They help regulate circulation, maintain comfortable temperatures, and even keep harmful gasses from entering the house.
If you want to fully understand your home’s air circulation, you need to understand the importance of dampers, including dampers for whole house fans.
Let’s take a closer look at dampers so you understand what they are and how they work. We’ll also explore how much they cost and what it takes to install them properly.
With this information, you’ll be better equipped to create healthy, comfortable air in your home!
What is a Damper Box?To regulate the flow of air, many duct and ventilation systems have a component called a damper. This damper is a valve or plate that can stop or slow the flow of air, and they can be found in ductwork, chimneys, and just about any place where air flows from one point to another.
One of the most common uses for a damper, and one that you may be familiar with, is to cut off air conditioning flow to a room that is unoccupied. By closing the grate, you keep warm or cool air from entering a room that doesn’t need temperature control, which reduces energy use.
A damper box is simply a component holding a damper that can be installed in various vents or air flow systems. It can be a standard part of the air flow system, or it can be installed as an after-market product.
Dampers and damper boxes serve other purposes beyond temperature control. For example, backdraft (caused by wind blowing air into the home) is often a concern for gas fireplaces and stove hoods. To reduce the risk of a backdraft, many systems have electronic dampers that automatically seal the air passage.
Damper Boxes in Whole House FansSome whole house fans come equipped with dampers for many of the same reasons. The goal of these fan systems is to move air upwards, slowly pulling warm air into the attic via an attic power ventilator and out the attic vents while cooler outdoor air seeps into the home at lower levels.
This creates a mild circulation that can have many benefits, including greater comfort and better air quality.
Circulation and roof venting in a home is very important. Having proper ventilation helps in cold climates, as it maintains a cold roof temperature to help avoid roof dams, which are created by snow and melting ice. In warm climates, circulation helps remove hot attic air, reducing the buildings overall cooling costs.
Most of these fans are made with a self-closing damper that will close with gravity but is able to open when air is pushed up. These dampers ensure that the flow of air is always upward; if the flow is downward (or if there is no flow) the damper will close.
These dampers don’t just provide protection against backdrafts, they can help stop debris or rodents from entering the home.
Dampers don’t just have to be on up-and-down vents; they can also be part of vents that flow horizontally.
Benefits of a Damper BoxThe main benefit of a damper box in your whole-house fan is that it controls the flow of air and ensures it only travels in one direction. If air can flow backwards, it can create many different problems.
First, the general circulation will be disrupted and the cooling effect of the fan will not be realized. To provide cool air, the flow must be upward, but if the flow is downward, warm attic air will be forced into the home.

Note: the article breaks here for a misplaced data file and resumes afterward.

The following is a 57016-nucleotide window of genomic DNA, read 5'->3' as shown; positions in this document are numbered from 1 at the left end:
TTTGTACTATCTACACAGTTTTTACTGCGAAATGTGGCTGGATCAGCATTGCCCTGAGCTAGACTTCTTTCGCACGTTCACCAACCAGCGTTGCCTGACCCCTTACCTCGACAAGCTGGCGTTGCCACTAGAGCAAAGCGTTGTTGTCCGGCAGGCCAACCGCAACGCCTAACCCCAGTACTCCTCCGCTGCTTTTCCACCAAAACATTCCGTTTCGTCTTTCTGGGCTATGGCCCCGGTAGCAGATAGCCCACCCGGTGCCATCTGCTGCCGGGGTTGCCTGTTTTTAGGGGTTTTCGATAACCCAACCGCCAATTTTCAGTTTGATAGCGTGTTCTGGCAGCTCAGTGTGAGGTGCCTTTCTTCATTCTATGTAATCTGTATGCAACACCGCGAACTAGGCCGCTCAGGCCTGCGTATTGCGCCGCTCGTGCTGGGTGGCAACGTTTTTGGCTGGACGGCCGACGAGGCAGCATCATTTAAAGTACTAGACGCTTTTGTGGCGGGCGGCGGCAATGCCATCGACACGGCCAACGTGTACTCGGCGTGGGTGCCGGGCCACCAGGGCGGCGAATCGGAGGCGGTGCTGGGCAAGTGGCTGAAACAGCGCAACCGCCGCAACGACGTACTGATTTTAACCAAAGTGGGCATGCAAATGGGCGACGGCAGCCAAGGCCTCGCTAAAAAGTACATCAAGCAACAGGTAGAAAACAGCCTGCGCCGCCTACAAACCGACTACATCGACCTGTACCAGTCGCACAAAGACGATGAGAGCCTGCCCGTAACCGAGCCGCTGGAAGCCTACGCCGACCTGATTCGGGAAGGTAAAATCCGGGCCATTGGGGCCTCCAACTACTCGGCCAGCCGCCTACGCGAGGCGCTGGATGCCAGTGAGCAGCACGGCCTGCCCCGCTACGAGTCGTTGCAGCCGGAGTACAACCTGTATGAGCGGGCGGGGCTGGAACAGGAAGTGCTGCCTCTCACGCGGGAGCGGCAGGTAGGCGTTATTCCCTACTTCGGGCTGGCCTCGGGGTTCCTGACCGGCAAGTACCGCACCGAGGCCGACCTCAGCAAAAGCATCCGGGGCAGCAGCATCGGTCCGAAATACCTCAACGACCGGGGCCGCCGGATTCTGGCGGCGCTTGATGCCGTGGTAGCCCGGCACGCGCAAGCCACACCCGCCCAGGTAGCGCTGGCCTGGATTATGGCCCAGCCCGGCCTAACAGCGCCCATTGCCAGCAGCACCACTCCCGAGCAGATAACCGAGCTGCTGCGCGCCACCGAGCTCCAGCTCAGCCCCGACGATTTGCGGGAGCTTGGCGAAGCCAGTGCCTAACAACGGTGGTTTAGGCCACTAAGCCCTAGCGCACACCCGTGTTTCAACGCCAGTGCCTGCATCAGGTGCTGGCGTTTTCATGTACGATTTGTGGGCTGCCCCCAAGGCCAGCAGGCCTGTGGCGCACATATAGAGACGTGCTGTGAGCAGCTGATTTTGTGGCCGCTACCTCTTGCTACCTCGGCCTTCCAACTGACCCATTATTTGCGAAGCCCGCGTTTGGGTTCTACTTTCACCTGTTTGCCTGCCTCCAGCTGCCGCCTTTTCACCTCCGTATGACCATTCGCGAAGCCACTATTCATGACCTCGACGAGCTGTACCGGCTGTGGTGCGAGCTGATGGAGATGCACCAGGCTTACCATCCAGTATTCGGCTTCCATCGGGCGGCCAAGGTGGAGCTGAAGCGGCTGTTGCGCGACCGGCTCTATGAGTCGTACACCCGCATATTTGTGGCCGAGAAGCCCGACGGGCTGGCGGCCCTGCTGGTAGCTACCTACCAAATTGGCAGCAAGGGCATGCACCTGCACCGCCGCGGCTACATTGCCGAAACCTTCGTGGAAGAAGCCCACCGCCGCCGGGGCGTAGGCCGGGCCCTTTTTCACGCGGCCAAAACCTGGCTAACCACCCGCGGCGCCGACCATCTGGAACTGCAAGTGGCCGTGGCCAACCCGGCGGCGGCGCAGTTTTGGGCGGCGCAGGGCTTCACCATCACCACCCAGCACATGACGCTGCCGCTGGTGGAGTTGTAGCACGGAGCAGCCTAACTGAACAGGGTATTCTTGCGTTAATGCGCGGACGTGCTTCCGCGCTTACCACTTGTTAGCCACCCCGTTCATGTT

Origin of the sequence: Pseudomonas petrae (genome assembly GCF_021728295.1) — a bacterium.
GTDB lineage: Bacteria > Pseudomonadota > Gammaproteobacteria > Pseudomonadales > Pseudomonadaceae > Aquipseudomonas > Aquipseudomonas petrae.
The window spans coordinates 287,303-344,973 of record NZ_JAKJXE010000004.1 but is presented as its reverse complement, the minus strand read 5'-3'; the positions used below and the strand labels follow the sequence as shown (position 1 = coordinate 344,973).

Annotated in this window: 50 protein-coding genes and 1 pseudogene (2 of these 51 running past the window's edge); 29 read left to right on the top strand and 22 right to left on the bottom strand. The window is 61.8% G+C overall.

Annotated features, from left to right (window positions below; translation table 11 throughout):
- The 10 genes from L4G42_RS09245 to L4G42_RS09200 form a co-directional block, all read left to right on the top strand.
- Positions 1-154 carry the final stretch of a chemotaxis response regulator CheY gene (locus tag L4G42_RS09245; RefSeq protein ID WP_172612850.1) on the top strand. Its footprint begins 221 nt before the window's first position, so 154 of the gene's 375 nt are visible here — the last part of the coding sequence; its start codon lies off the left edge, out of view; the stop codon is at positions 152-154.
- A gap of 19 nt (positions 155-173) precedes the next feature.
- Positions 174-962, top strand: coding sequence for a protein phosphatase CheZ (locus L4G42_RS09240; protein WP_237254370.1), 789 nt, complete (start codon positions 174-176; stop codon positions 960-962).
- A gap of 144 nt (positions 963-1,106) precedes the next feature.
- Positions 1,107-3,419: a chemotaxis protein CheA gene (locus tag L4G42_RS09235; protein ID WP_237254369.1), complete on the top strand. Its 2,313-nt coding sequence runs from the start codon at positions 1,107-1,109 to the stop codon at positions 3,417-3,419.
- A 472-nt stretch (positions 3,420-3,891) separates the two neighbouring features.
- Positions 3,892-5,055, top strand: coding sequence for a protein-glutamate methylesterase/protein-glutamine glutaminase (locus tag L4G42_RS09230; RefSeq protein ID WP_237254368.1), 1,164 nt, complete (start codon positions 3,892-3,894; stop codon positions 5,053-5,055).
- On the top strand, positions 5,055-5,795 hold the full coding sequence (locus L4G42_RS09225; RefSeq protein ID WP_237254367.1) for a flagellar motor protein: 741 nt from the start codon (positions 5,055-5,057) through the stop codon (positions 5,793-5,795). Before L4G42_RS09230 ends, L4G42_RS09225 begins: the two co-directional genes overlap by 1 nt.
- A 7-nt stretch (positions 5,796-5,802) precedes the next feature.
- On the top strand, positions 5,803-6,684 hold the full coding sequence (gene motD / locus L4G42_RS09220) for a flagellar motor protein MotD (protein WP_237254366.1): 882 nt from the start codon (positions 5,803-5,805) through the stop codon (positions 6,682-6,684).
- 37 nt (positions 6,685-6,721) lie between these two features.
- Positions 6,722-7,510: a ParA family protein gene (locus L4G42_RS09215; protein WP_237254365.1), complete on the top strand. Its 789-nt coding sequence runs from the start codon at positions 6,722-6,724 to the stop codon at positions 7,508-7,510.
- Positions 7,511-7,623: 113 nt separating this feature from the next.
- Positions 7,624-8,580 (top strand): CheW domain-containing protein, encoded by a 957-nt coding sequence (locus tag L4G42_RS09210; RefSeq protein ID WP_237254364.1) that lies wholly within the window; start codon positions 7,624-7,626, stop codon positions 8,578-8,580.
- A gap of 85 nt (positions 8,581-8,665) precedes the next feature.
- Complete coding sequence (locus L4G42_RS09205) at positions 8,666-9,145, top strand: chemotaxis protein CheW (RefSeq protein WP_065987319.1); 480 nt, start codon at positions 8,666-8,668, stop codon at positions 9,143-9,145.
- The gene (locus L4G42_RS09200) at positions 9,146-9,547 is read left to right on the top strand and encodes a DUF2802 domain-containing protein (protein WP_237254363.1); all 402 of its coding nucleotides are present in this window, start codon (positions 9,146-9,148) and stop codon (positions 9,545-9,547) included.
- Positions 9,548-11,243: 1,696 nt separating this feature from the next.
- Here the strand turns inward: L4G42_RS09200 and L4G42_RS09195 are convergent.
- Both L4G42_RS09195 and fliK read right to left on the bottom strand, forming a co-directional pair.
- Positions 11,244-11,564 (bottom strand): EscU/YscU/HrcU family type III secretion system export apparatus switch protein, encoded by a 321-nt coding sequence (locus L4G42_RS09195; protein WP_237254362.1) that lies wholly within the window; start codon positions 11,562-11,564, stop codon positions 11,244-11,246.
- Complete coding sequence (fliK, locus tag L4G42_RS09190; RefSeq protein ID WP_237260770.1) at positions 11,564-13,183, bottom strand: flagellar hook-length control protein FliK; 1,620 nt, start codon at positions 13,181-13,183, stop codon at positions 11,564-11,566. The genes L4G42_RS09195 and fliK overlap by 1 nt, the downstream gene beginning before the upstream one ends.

While it’s not as much of a concern for whole-house fans, damper boxes also provide a measure of safety. Gas fireplaces are the perfect example here. If air can flow inward through the fireplace, it will push dangerous heating gases, specifically carbon monoxide, into the home. With damper boxes, a backdraft cannot occur, which brings better safety to the home.
While not as much of a safety concern, a damper box in a whole house fan could result in stopping dust or other airborne particles in the attic from entering the living space.
Drawbacks of a Damper BoxThe main drawback of a damper box is no insulation. These units are generally made from metal, and they need to be light enough to be mounted on ceiling joists, so the metal is relatively thin.
They simply don’t provide a high level of insulation, so during cold winter months you may have to insulate the box to keep warm air from escaping.
Installing a Damper Box The process of installing a damper box in your whole house fan is relatively easy, but if you need help it might be wise to hire a professional who can make sure everything is installed correctly.
Many damper boxes are installed inside ductwork. To complete the installation, simply disconnect the duct at the joint where you want to place the damper box and move it outward so you have access to the inside of the duct. Insert the damper into the duct, positioning it so it is facing the right direction. Depending on the product you have chosen, you may have to drill holes to keep the box in place.
What’s the Price of a New Damper Box?The cost of a damper box is relatively affordable, especially when you consider the purpose it serves. If you look at home depot’s online inventory of damper boxes, you’ll find that most of the mid-range products are priced in the $20 to $30 range. You can, however, find items as low as $9.00 and as high as $90.00. (Prices from Nov. 2017.)
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Contact our team today and we’ll help you choose the right purifier for your specific needs. From activated carbon to UV-C lights and true HEPA filters, our air purifiers help create a cleaner, healthier home!